“What are you thankful for?” I asked my patients this question all week leading into the Thanksgiving holiday. This year, the answer I got most often was “Nothing.” I’d offer some suggestions I thought each may be thankful for. Reluctantly, some of them replied, “I guess I’m thankful I’m alive.”
These responses just broke my heart. Y’all know I work at a nursing home and how much I love my elderly patients. But to hear person after person say that they couldn’t think of a single thing to be thankful for and to minimize just being alive – it made me weary.
In years past, I would group my patients together and we would create a thankful tree. Each patient would write something he or she was thankful for on a leaf, then we’d put them all together to look like a tree. It was not lost on me that this year, the tree remained lifeless as we remained 6 ft apart.
Instead, I took pieces of paper with a few leaves to my patients’ bedsides and we made a version of a thankful tree to hang on the wall. As we worked, I thought about the things that my patients were not saying they were thankful for.
They were not thankful for their homes; for they had likely been put in someone else’s name in order for them to be able to afford living in the nursing home to begin with.
They were not thankful for their vehicles, as most of them rarely drove anymore. They usually tell me they purchased a car a year or so before they got sick, with intentions of driving it; now it sits collecting dust.
They were not thankful for extravagant things. All of their collectors’ items and treasures were now boxed up somewhere. They have a few favorite pieces adorning the walls – a picture of Elvis Presley in one room, a framed award from the Navy in another. All of the other shiny things have long since lost their luster.
They were not thankful for their career achievements, for as soon as they retired, someone else had taken their place. Their accolades have given way to their aches.
But when I ask about families, the light flashes in their eyes again. That is the thing that always gets my patients talking. They tell me about days gone by. About working the fields and coordinating with their siblings to each bring home something to make a complete meal that evening. About the time they snuck into a dinner they weren’t invited to. About playing saxophone with James Brown before he made it, when they were calling themselves The Mad Cats.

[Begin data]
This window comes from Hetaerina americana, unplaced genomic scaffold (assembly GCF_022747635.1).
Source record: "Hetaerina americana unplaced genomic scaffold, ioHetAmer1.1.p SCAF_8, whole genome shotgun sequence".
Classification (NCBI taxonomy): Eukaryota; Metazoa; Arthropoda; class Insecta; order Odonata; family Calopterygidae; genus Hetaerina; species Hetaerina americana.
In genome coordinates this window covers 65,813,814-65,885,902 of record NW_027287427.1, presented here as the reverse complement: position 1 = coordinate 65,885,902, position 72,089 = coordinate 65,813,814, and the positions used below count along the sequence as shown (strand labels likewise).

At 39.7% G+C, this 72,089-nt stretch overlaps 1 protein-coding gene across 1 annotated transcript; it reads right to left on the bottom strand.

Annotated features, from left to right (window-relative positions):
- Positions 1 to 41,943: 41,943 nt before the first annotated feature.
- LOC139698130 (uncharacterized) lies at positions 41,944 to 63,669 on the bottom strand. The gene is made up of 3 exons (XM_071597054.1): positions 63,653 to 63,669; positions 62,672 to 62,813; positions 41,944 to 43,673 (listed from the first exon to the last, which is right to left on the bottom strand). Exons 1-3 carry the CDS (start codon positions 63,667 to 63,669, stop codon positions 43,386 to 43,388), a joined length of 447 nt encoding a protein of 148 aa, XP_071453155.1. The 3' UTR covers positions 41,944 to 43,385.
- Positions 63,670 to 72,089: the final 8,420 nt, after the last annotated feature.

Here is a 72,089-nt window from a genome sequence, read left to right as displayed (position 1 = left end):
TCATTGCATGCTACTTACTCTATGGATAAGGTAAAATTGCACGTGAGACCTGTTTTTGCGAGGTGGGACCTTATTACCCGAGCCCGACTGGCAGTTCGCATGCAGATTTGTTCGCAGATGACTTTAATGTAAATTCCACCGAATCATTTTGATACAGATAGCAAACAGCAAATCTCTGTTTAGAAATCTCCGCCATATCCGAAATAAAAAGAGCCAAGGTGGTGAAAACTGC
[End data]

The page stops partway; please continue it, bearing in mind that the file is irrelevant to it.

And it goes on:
And they love to sing old hymns. You may have noticed I’ve been on a music kick around here lately. Part of that is because I use music in my treatment. If I had a nickel for every time I played “Amazing Grace” during therapy sessions…
The song is just as beautiful every single time, though. See, a lot of the people I work with have had strokes that leave them unable to speak. But the astounding thing is, they can usually still somewhat sing. So, to play a familiar song that they can hum along to, or even say some of the words, is breathtaking.
When my patients with dementia have been swinging on us and cussing us out because they no longer have the capacity to express what they feel, singing Amazing Grace takes on a whole new meaning. We’ll hold hands and sing, peaceful, if only for a few minutes.
My patients are thankful for the memories they have. They remember holding hands with their grandmother, standing in the old church their grandfather had helped build. They remember their favorite teachers, even if they weren’t any good at math. They remember learning to make biscuits and helping to grind cane to make syrup. They remember meeting their spouse. Their first baby. Their 6th great-grand baby. Seeing the beach for the first time. Having their entire extended families in town to celebrate the holidays.
They have more to be thankful for than just being alive.
But they can’t see their families this year. They can’t make their signature dish or go Black Friday shopping. They cling to the cards and letters and pictures their families send them. They watch the clock and wait for their loved ones to knock on the window and wave to them through the glass. They struggle through Zoom calls just so they can see their grandkids take their first steps.
And I remind them that each day, we can find something to be thankful for. In turn, they teach me to live in the moment. To appreciate the little things, that turn out to be the big things. To eat the turkey and all the desserts, because one day, I won’t be able to see or taste it.
Mostly, they remind me that even when they feel that they don’t have anything else to be thankful for here, there’s a greater feast awaiting them. They know there’s place set for them and that the table is overflowing. They look forward to the celebration they will have with the loved ones that have gone before them. They sing Amazing Grace and say The Lord’s Prayer and tell me to go love on my babies.
So I’ll say the same to you – eat all you want and go love on your babies (whether they are 2 or 72). Let’s give thanks and make the most of every day, as we wait for the day when we will feast together forever.
1 Thessalonians 5:16-18 “Rejoice always, pray continually, give thanks in all circumstances; for this is God’s will for you in Christ Jesus.”
Psalm 69:30 “I will praise the name of God with a song; I will magnify him with thanksgiving.”